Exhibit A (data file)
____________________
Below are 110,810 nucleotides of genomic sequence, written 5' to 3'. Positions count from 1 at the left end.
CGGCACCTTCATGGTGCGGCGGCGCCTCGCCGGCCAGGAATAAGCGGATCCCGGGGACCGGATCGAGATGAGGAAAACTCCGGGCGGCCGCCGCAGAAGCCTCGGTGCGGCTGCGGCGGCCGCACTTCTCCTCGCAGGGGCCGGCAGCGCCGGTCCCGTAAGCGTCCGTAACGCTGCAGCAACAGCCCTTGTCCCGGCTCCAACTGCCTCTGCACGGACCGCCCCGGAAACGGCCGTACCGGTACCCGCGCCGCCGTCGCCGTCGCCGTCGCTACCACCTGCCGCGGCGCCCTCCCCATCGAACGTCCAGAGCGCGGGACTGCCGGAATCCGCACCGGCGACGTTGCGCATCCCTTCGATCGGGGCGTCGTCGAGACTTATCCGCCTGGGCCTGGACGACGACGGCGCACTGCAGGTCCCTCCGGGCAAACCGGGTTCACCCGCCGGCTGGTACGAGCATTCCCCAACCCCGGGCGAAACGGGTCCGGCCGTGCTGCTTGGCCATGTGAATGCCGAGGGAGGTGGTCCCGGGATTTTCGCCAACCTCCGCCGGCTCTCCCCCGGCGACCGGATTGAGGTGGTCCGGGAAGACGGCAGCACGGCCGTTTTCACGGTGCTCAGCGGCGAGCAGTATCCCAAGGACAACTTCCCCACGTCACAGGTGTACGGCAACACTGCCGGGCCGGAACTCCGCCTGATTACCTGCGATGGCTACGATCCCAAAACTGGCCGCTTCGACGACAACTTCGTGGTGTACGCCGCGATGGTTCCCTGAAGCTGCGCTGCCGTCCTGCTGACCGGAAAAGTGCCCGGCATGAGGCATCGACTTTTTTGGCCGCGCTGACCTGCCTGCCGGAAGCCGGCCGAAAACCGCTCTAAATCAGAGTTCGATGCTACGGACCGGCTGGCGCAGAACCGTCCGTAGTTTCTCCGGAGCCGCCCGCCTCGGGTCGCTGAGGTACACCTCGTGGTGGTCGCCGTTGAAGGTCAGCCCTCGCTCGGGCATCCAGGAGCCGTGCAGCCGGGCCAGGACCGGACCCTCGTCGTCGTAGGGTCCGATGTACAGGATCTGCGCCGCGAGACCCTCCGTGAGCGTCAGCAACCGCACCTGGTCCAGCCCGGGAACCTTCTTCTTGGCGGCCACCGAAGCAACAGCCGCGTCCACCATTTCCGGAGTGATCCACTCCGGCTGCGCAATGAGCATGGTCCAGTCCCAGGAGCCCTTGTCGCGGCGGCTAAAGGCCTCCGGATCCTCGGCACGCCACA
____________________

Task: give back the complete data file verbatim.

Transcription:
Below are 110,810 nucleotides of genomic sequence, written 5' to 3'. Positions count from 1 at the left end.
CGGCACCTTCATGGTGCGGCGGCGCCTCGCCGGCCAGGAATAAGCGGATCCCGGGGACCGGATCGAGATGAGGAAAACTCCGGGCGGCCGCCGCAGAAGCCTCGGTGCGGCTGCGGCGGCCGCACTTCTCCTCGCAGGGGCCGGCAGCGCCGGTCCCGTAAGCGTCCGTAACGCTGCAGCAACAGCCCTTGTCCCGGCTCCAACTGCCTCTGCACGGACCGCCCCGGAAACGGCCGTACCGGTACCCGCGCCGCCGTCGCCGTCGCCGTCGCTACCACCTGCCGCGGCGCCCTCCCCATCGAACGTCCAGAGCGCGGGACTGCCGGAATCCGCACCGGCGACGTTGCGCATCCCTTCGATCGGGGCGTCGTCGAGACTTATCCGCCTGGGCCTGGACGACGACGGCGCACTGCAGGTCCCTCCGGGCAAACCGGGTTCACCCGCCGGCTGGTACGAGCATTCCCCAACCCCGGGCGAAACGGGTCCGGCCGTGCTGCTTGGCCATGTGAATGCCGAGGGAGGTGGTCCCGGGATTTTCGCCAACCTCCGCCGGCTCTCCCCCGGCGACCGGATTGAGGTGGTCCGGGAAGACGGCAGCACGGCCGTTTTCACGGTGCTCAGCGGCGAGCAGTATCCCAAGGACAACTTCCCCACGTCACAGGTGTACGGCAACACTGCCGGGCCGGAACTCCGCCTGATTACCTGCGATGGCTACGATCCCAAAACTGGCCGCTTCGACGACAACTTCGTGGTGTACGCCGCGATGGTTCCCTGAAGCTGCGCTGCCGTCCTGCTGACCGGAAAAGTGCCCGGCATGAGGCATCGACTTTTTTGGCCGCGCTGACCTGCCTGCCGGAAGCCGGCCGAAAACCGCTCTAAATCAGAGTTCGATGCTACGGACCGGCTGGCGCAGAACCGTCCGTAGTTTCTCCGGAGCCGCCCGCCTCGGGTCGCTGAGGTACACCTCGTGGTGGTCGCCGTTGAAGGTCAGCCCTCGCTCGGGCATCCAGGAGCCGTGCAGCCGGGCCAGGACCGGACCCTCGTCGTCGTAGGGTCCGATGTACAGGATCTGCGCCGCGAGACCCTCCGTGAGCGTCAGCAACCGCACCTGGTCCAGCCCGGGAACCTTCTTCTTGGCGGCCACCGAAGCAACAGCCGCGTCCACCATTTCCGGAGTGATCCACTCCGGCTGCGCAATGAGCATGGTCCAGTCCCAGGAGCCCTTGTCGCGGCGGCTAAAGGCCTCCGGATCCTCGGCACGCCACA